Monday, March 15, 2021

Doing the Pandora shuffle, 1st edition

Pandora, the grandaddy of music streaming services, has a pretty cool feature for its paid subscribers.

You know how Pandora works. It calls itself a music recommendation service, though in reality it doesn't recommend as much as it drops stuff take-it-or-leave-it. More precisely, I would call it an algorithmic automatic service.

If you're a paid subscriber, specifically a Pandora Plus customer, you have tweaking control of your library of stations -- which you can listen to for hours ad-free. But what I find invaluable, and the only way I use Pandora any more, is the option to shuffle your stations. With that, Pandora delivers its automatic, on-the-fly queue through random polling of your entire library.

For instance, if you have a station generated from a search for Gentle Giant, you can open that station and listen to songs from 1970s prog artists for hours. But if you have three stations generated from Gentle Giant, Ray Charles and Joni Mitchell and use the Pandora shuffle feature, you can spend hours moving randomly among prog, soul and California folk.

I've been a Pandora Plus subscriber for more than a decade, and I've built up a library of dozens of stations -- some of them tweaked with a definite sense of purpose in the early days, most recently several added when I just wanted to get a particular artist's songs into the mix more often. For quite awhile now, my Pandora use is exclusively through the shuffle feature, and I can listen for hours with no real idea what I'm going to be served up next.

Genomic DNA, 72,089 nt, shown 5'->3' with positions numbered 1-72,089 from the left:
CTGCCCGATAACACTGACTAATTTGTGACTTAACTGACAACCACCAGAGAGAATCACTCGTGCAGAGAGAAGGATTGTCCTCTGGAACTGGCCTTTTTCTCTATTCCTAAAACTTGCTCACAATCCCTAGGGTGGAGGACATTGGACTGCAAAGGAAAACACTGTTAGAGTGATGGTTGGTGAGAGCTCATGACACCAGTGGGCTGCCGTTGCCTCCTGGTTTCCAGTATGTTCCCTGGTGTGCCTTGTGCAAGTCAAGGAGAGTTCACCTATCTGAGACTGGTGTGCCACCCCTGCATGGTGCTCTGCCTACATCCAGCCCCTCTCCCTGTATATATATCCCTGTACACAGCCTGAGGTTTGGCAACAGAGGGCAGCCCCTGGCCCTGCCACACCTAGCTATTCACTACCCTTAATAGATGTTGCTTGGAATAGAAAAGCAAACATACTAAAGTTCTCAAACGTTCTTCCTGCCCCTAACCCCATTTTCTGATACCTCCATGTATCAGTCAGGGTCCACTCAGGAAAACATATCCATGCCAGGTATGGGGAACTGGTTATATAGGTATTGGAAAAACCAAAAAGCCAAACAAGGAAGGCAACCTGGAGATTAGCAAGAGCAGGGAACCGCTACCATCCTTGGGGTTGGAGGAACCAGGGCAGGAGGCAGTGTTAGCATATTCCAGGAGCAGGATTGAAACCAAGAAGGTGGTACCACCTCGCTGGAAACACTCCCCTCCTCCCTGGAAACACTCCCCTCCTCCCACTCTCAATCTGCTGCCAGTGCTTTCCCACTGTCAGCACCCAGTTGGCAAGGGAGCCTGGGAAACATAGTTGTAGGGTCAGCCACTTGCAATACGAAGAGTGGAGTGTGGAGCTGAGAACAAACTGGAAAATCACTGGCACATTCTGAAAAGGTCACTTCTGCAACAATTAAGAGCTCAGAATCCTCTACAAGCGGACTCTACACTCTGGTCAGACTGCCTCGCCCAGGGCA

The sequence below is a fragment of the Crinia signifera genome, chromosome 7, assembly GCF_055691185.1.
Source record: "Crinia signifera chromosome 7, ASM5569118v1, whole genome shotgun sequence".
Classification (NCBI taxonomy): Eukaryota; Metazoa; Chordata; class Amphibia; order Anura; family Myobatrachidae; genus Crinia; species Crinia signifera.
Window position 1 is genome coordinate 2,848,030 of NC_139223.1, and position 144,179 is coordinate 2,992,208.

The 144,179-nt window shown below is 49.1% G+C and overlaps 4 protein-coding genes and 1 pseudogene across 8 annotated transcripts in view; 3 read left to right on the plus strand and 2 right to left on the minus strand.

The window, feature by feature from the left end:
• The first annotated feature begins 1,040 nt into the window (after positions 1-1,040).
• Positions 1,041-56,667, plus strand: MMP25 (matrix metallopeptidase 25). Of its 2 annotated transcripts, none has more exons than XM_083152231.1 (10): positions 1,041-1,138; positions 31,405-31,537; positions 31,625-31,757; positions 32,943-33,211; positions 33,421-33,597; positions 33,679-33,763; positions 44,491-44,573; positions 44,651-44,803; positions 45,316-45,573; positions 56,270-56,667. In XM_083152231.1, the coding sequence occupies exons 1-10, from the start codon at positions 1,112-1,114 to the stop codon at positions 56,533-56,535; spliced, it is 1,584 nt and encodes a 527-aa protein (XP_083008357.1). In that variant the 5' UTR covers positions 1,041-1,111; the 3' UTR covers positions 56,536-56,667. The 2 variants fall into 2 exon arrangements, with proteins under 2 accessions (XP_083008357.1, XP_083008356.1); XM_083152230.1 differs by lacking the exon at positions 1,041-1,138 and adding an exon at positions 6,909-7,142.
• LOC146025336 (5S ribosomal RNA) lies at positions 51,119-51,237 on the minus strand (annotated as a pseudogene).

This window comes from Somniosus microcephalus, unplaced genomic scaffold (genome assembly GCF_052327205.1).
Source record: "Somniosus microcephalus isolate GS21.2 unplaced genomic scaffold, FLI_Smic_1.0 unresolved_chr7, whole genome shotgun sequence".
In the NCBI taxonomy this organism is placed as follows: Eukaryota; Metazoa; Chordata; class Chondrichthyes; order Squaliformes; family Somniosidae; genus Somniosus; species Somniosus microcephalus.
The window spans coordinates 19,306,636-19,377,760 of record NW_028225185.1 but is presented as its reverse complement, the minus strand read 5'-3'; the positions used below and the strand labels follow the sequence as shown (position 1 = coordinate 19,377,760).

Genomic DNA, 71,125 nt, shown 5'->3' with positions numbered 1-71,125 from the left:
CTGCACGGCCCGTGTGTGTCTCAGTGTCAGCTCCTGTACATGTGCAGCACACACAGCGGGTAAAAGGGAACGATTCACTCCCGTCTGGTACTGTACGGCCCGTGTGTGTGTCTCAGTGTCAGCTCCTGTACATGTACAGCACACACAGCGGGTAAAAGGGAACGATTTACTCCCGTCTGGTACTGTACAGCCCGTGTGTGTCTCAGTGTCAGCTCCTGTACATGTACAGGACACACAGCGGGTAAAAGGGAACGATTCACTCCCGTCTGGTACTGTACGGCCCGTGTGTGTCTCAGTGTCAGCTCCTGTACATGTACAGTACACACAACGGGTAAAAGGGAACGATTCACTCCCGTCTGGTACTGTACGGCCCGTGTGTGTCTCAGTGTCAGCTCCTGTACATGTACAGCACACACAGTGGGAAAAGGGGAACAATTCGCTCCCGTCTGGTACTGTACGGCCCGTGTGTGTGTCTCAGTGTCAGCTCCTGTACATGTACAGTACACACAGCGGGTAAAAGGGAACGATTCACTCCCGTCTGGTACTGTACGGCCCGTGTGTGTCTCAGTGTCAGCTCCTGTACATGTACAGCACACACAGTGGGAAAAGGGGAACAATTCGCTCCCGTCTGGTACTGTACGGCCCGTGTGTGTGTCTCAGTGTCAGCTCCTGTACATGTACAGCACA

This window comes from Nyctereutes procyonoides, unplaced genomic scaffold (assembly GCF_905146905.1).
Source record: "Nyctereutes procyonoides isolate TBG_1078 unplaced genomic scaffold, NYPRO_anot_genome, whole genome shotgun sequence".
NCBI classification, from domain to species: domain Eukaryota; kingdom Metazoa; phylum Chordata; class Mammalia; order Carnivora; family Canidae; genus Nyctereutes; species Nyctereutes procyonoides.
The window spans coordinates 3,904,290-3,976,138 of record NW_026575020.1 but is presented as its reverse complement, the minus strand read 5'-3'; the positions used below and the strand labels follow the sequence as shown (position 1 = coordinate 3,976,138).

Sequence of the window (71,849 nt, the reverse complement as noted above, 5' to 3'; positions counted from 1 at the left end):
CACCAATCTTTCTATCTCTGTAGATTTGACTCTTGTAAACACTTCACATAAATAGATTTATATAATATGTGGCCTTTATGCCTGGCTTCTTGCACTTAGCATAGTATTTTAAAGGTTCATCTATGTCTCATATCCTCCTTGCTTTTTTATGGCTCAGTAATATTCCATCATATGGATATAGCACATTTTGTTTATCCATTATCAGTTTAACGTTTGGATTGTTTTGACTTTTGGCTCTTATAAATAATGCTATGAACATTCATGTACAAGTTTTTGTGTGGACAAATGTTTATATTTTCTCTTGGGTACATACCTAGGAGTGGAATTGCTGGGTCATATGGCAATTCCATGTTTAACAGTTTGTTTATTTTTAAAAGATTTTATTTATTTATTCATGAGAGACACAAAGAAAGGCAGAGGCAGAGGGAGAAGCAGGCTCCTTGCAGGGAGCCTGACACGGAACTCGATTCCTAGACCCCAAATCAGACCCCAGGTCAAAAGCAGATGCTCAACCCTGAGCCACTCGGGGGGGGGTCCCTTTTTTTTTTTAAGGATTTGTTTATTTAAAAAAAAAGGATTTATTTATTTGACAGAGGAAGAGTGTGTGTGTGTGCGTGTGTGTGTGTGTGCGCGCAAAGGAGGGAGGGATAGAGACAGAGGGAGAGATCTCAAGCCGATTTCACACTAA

I love that. You know, sometimes you're in the mood to fill the house with some music but you have no idea specifically what you're in the mood for. The Pandora shuffle feature pulling from dozens of diverse library stations, keeps you satisfied for good, mostly familiar music and doesn't let you get bored with one particular genre.

If I'm in a particular mood for raw rock and roll, I can go to Little Steven's Underground Garage on SiriusXM. If I want to listen to an Arcade Fire album, Spotify takes care of that for me. But to toss on some music for a completely blank slate for my mood, that Pandora shuffle is the greatest thing since sliced bread.

When I fire that thing up, I might get a Jerry Lee Lewis banger to start and follow it straight up with a Fiona Apple deep cut and then a Midnight Oil tune. I can't swear to how purely random the Pandora algorithm is, but it's close enough to keep me guessing and offering up some real surprises a lot of the time.

I was marveling the other night at the randomness of some of the great songs I was hearing the other night when I got this idea: It might be fun to do what I'll call a "live blog" post, in which I will write something about the next five songs that come up on my Pandora stream, whatever they are. Let's just see where this goes.

So that's the plan. I'll fire up my Pandora shuffle, and I'll get to work. Five songs. The only interfacing I will do will be to hit the pause button now and then to finish what I need to write about a particular song. Then I'll resume the stream and go to the next one.